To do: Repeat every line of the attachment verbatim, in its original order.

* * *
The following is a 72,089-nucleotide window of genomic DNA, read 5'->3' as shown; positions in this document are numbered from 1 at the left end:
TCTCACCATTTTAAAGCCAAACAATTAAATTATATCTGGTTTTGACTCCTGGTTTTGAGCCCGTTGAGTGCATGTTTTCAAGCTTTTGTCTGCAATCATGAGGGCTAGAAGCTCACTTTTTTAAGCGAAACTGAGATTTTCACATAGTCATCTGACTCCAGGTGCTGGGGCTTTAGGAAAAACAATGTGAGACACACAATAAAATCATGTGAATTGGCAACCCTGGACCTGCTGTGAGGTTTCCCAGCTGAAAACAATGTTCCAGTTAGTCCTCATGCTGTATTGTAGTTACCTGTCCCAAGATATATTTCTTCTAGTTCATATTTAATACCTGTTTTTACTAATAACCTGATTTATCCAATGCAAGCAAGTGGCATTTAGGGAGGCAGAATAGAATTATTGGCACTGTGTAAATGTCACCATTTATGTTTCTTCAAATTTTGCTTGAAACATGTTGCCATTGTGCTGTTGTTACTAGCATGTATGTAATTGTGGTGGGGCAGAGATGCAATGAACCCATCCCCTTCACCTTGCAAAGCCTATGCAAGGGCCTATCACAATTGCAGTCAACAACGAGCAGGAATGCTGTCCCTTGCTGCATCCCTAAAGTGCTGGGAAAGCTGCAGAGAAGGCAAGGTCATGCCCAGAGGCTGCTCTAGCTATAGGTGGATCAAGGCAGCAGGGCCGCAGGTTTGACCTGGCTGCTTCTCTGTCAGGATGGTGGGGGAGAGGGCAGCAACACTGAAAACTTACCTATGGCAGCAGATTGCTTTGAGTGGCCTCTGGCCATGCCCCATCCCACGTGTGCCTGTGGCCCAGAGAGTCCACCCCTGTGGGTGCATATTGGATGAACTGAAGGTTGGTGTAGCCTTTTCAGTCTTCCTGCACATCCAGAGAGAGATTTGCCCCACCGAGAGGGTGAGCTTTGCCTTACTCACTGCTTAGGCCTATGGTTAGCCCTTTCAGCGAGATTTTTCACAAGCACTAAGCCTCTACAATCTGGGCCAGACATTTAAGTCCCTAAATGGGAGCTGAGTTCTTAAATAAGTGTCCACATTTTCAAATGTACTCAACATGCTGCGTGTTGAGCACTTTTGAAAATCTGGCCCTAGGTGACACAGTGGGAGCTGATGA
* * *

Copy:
The following is a 72,089-nucleotide window of genomic DNA, read 5'->3' as shown; positions in this document are numbered from 1 at the left end:
TCTCACCATTTTAAAGCCAAACAATTAAATTATATCTGGTTTTGACTCCTGGTTTTGAGCCCGTTGAGTGCATGTTTTCAAGCTTTTGTCTGCAATCATGAGGGCTAGAAGCTCACTTTTTTAAGCGAAACTGAGATTTTCACATAGTCATCTGACTCCAGGTGCTGGGGCTTTAGGAAAAACAATGTGAGACACACAATAAAATCATGTGAATTGGCAACCCTGGACCTGCTGTGAGGTTTCCCAGCTGAAAACAATGTTCCAGTTAGTCCTCATGCTGTATTGTAGTTACCTGTCCCAAGATATATTTCTTCTAGTTCATATTTAATACCTGTTTTTACTAATAACCTGATTTATCCAATGCAAGCAAGTGGCATTTAGGGAGGCAGAATAGAATTATTGGCACTGTGTAAATGTCACCATTTATGTTTCTTCAAATTTTGCTTGAAACATGTTGCCATTGTGCTGTTGTTACTAGCATGTATGTAATTGTGGTGGGGCAGAGATGCAATGAACCCATCCCCTTCACCTTGCAAAGCCTATGCAAGGGCCTATCACAATTGCAGTCAACAACGAGCAGGAATGCTGTCCCTTGCTGCATCCCTAAAGTGCTGGGAAAGCTGCAGAGAAGGCAAGGTCATGCCCAGAGGCTGCTCTAGCTATAGGTGGATCAAGGCAGCAGGGCCGCAGGTTTGACCTGGCTGCTTCTCTGTCAGGATGGTGGGGGAGAGGGCAGCAACACTGAAAACTTACCTATGGCAGCAGATTGCTTTGAGTGGCCTCTGGCCATGCCCCATCCCACGTGTGCCTGTGGCCCAGAGAGTCCACCCCTGTGGGTGCATATTGGATGAACTGAAGGTTGGTGTAGCCTTTTCAGTCTTCCTGCACATCCAGAGAGAGATTTGCCCCACCGAGAGGGTGAGCTTTGCCTTACTCACTGCTTAGGCCTATGGTTAGCCCTTTCAGCGAGATTTTTCACAAGCACTAAGCCTCTACAATCTGGGCCAGACATTTAAGTCCCTAAATGGGAGCTGAGTTCTTAAATAAGTGTCCACATTTTCAAATGTACTCAACATGCTGCGTGTTGAGCACTTTTGAAAATCTGGCCCTAGGTGACACAGTGGGAGCTGATGA